shipping pallet dining table

Harvest-style dining table made from shipping pallets.

D made this dining table entirely from carefully disassembled shipping pallets and finished it with a mixture of coconut oil and locally-harvested beeswax. It’s his masterpiece, and I am as giddy as a kid at Christmas.  He’s not new to building: his dad is an accomplished woodworker, and D built the bookshelf and media console in our living room, as well as the standing desk/bookshelf in our bedroom/study – not to mention the two coolest bottle sculptures ever (here and here).

Earlier this summer, we sourced the mostly-oak pallets from a pallet dealer down the road.  (No truck garden plants were harmed in the process!)  We paid $32 for eight pallets, two of which are still intact, and D used some of the pieces to build the containers for our succulent garden.

I love how D preserved the architecture of the pallets, especially in the bracing and in the legs, but created a beautifully streamlined silhouette.

Stamped boards from shipping pallets feature prominently in the dining table design.
The shipping pallet table seats eight comfortably - ten if we're squeezing.

Update

A few readers have requested a photo of the underside of the table, so here it is:

table underside

Another update

When the time came to move our stuff across the country, we knew we wouldn’t have space for our beloved pallet table, but we didn’t want to part with it. D remade it into a desk-sized table that was perfect for our smaller space.

64 Comments

      1. I will be building one soon. Could you possibly snap a few shots under the table or explain how he fastened it together? Really like this, can’t wait to get started.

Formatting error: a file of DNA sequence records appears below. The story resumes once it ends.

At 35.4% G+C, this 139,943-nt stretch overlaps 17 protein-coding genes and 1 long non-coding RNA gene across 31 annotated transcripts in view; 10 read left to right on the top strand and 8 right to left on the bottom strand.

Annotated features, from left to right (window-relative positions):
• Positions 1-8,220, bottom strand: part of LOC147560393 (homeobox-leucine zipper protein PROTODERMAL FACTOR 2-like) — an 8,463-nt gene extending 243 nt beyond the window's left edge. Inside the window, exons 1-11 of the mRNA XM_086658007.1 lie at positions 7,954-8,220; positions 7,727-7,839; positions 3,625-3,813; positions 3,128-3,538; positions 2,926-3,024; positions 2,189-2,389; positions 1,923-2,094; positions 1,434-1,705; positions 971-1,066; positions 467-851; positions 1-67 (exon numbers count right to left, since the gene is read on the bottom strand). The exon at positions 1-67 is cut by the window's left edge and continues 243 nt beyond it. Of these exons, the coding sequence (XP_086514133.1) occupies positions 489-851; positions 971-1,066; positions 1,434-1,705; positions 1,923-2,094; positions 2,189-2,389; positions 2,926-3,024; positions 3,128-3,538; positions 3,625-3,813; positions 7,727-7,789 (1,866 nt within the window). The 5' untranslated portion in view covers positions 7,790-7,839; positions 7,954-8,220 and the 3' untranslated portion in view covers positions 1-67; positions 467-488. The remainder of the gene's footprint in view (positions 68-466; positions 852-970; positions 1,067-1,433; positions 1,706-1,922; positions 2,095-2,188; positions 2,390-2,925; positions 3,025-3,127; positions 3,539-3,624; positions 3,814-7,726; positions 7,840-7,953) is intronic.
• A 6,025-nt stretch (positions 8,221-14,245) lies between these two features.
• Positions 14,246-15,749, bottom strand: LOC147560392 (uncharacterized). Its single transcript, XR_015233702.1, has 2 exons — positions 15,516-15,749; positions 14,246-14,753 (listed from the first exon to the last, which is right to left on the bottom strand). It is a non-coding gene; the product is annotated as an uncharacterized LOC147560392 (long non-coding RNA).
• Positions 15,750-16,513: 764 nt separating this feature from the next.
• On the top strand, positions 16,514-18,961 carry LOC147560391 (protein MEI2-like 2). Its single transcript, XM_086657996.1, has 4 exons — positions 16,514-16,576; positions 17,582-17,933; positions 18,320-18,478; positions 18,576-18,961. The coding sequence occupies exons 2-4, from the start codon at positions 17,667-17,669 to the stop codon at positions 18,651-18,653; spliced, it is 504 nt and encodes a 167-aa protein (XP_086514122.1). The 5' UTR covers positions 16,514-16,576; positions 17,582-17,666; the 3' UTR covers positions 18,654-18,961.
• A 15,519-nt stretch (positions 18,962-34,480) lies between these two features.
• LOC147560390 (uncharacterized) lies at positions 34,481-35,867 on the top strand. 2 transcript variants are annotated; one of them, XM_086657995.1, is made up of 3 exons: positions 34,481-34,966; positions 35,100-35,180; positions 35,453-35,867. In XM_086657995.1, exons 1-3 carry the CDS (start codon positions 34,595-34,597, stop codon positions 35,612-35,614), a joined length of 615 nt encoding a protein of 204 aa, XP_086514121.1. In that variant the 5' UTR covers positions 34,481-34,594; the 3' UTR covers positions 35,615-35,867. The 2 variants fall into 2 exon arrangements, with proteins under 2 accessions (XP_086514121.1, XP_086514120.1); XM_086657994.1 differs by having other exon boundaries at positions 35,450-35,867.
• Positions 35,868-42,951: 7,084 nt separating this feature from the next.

1. Love the final product! Great job. How did you attach the top? Did you use finish nails from the top or pocket holes hidden underneath? Like the comment from Anonymous above, I am curious to know the mixture of beeswax and coconut oil.

  2. How did you manage to take appart the oak pallets. My husband seems to be having problems with them breaking and splitting.

    1. Dunque, ci siamo accordati. Ha chiesto il .Il servizio inizia alle 16, ci va Alberto. Pensa lui alla spesa. Si porta dietro alcuni suoi strumenti ed altri miei.Ci siamo accordati anche per il fatto che si possa fare delle foto e citare sul blog. Mi sembra importante.Ha già pagato. Ho aggiornato il foglio delle cornsveioni.Poi a conclusione, pubblicherò un post con le considerazioni, su Frachef.it

  3. Can you show more detailed pictures of the bottom? I want to build a few of these for my wedding next year so the more detail the better. If you have any tips for me too that would be amazing.

    1. I thought the same thing. I would love to make a table like this for my wedding. Are you a pretty skilled woodworker? I’m not but still would love to give it a try. Do you have any tips for me?

      1. Chelsea,
        If your new to woodworking, a good book is very helpful. I have a few, one I recently purchased is Dining Tables: Outstanding Projects from America’s Best Craftsmen (Furniture Projects) by Kim Carleton Graves. A good book on several table styles. Of course, there are quite a few out there, you might find a better one suited for your needs.
        Tony

  4. How was the coconut oil and beeswax applied? What order and what proportions? I have the perfect project for one of these and am excited to make one. Thanks for the inspiration!